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American Airlines’ Basic Economy fares — the cheap, no-frills tickets that bar most passengers from bringing larger carry-on bags — only have been available for six weeks, and they’re sold in just 10 U,S. domestic markets, but one influential Wall Street analyst says they’ve already been beneficial for the carrier’s revenues.
Analyst Hunter Keay of Wolfe Research said he tracked American’s pricing for the first five weeks of Basic Economy and found it helped the airline raise fares close to the departure date.
American created Basic Economy to appeal to the most cost-sensitive travelers — passengers who do not mind that they’ll board last, that they’re not eligible for upgrades, or that they can’t make ticket changes. Before, American often would lower its fares for its standard coach product — it felt it had to compete on price with discount carriers like Frontier Airlines and Spirit Airlines — but last-minute business travelers were often the unintended beneficiaries. Now that the cheapest fares don’t offer standard perks, business travelers are unlikely to buy them.
Under the new paradigm, Keay said, prices for regular economy fares — the types business travelers prefer — “increased sharply” in the last one to two weeks before travel. Meanwhile, Basic Economy fares held steady, with American generally pricing the tickets at $20 less than the cost of an advanced purchase regular ticket. At that price, Basic Economy fares often are roughly competitive with Frontier and Spirit’s pricing.
“As Basic Economy becomes more refined and widely accepted, the idea is to restore a traditional booking curve where higher value fares increase sharply within 1–2 weeks of the travel date, diverging from the lower value fares, when business travelers often book,” Keay wrote. “Our analysis suggests it is working.”
All three U.S. airlines now sell some version of Basic Economy, with United and American recently joining Delta Air Lines. For now, United only sells its Basic Economy fares on nonstop flights to and from Minneapolis, but that should change soon.
In examining American’s fares, Keay said he also found American sold fewer cheap tickets than analysts might have expected. In most markets, he said, American stopped selling Basic Economy fares several days before departure. If passengers wanted a last-minute ticket, they could buy an expensive regular fare — or none at all.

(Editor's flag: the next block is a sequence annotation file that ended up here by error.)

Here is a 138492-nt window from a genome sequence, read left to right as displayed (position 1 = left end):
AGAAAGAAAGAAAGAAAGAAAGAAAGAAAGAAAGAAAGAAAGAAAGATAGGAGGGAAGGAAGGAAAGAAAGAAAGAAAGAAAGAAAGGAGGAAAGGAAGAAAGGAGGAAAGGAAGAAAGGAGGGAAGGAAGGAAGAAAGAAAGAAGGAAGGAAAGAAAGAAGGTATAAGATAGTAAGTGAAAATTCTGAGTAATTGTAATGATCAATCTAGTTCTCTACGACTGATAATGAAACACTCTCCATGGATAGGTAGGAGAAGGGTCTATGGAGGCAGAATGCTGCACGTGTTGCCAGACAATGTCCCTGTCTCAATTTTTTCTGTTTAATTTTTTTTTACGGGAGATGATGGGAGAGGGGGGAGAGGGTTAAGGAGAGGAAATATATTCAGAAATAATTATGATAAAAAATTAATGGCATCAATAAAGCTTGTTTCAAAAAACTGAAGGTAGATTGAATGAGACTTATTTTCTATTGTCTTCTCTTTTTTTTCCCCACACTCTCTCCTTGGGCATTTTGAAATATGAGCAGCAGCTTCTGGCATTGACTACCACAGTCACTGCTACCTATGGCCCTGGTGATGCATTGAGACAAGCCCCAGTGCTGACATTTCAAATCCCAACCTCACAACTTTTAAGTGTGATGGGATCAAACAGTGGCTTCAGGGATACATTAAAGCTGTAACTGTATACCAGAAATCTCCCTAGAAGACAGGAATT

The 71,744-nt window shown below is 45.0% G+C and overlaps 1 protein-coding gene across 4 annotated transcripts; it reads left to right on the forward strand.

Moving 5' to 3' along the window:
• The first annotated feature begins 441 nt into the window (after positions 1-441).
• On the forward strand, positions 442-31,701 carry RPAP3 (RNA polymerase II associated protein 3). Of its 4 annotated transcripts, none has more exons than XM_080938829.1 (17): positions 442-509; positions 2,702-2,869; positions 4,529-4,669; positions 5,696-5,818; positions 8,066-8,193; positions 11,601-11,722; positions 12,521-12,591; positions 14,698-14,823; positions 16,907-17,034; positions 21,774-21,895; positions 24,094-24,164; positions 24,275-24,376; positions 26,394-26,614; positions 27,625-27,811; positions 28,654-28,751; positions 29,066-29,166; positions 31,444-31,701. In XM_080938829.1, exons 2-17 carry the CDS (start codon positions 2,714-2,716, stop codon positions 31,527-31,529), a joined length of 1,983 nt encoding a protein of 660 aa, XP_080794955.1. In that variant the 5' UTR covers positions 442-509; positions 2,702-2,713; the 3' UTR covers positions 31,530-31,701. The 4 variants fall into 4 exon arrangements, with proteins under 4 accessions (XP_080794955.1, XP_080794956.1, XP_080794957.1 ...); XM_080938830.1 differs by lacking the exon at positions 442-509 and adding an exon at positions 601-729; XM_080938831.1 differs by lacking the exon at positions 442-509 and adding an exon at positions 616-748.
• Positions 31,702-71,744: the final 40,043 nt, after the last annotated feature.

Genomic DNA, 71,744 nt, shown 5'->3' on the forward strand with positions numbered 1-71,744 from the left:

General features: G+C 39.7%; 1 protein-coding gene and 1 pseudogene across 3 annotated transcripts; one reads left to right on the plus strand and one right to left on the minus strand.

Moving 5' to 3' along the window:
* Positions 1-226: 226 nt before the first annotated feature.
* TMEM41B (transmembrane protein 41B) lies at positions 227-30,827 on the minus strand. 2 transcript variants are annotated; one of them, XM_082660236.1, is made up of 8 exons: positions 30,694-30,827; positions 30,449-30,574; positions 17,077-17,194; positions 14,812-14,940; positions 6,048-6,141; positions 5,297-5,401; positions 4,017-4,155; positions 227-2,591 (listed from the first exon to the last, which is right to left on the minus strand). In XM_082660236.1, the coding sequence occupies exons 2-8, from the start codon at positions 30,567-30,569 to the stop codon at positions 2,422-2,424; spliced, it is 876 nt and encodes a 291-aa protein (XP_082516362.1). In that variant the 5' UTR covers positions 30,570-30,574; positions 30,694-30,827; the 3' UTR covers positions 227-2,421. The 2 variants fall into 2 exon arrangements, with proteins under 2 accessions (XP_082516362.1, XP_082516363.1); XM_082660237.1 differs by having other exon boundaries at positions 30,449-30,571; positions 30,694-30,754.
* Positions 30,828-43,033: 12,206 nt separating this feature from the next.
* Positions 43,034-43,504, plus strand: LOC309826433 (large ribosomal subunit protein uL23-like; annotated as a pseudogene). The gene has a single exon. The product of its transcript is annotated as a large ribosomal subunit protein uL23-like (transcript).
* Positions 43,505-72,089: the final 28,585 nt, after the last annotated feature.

“This suggests [American] is sticking to its guns on pricing, we think, as demand forecast tools give [American] the confidence that last-minute booking business travelers will show up to buy main cabin seats at higher prices,” he said, though he noted it could also mean some of the flights were sold out at all price points.
Keay noted American’s pricing scheme had a trickle-down effect on pricing from its ultra low cost competition. As soon as American pulled its cheap fares, Keay said, Frontier and Spirit raised their prices.
Keay said the lowest ticket price sold by Spirit and Frontier increased 12 percent on the day American removed Basic Economy fares from a market. Two days later, he said, the lowest Spirit or Frontier fare had increased 62 percent.
“[Ultra Low Cost Carriers] seem to be responding to Basic Economy, undercutting it meaningfully when it is there but also quickly raising fares when it goes away,” Keay said.
Keay acknowledged it’s still early in the evolution of Basic Economy, and noted American is still testing the concept. Still, he said early returns suggest the fares will be successful — for investors, at least.
“If network airlines can pull this off in larger scale, which we think they can, it is a potentially enormous synthetic fare increase — though it will take time,” he said.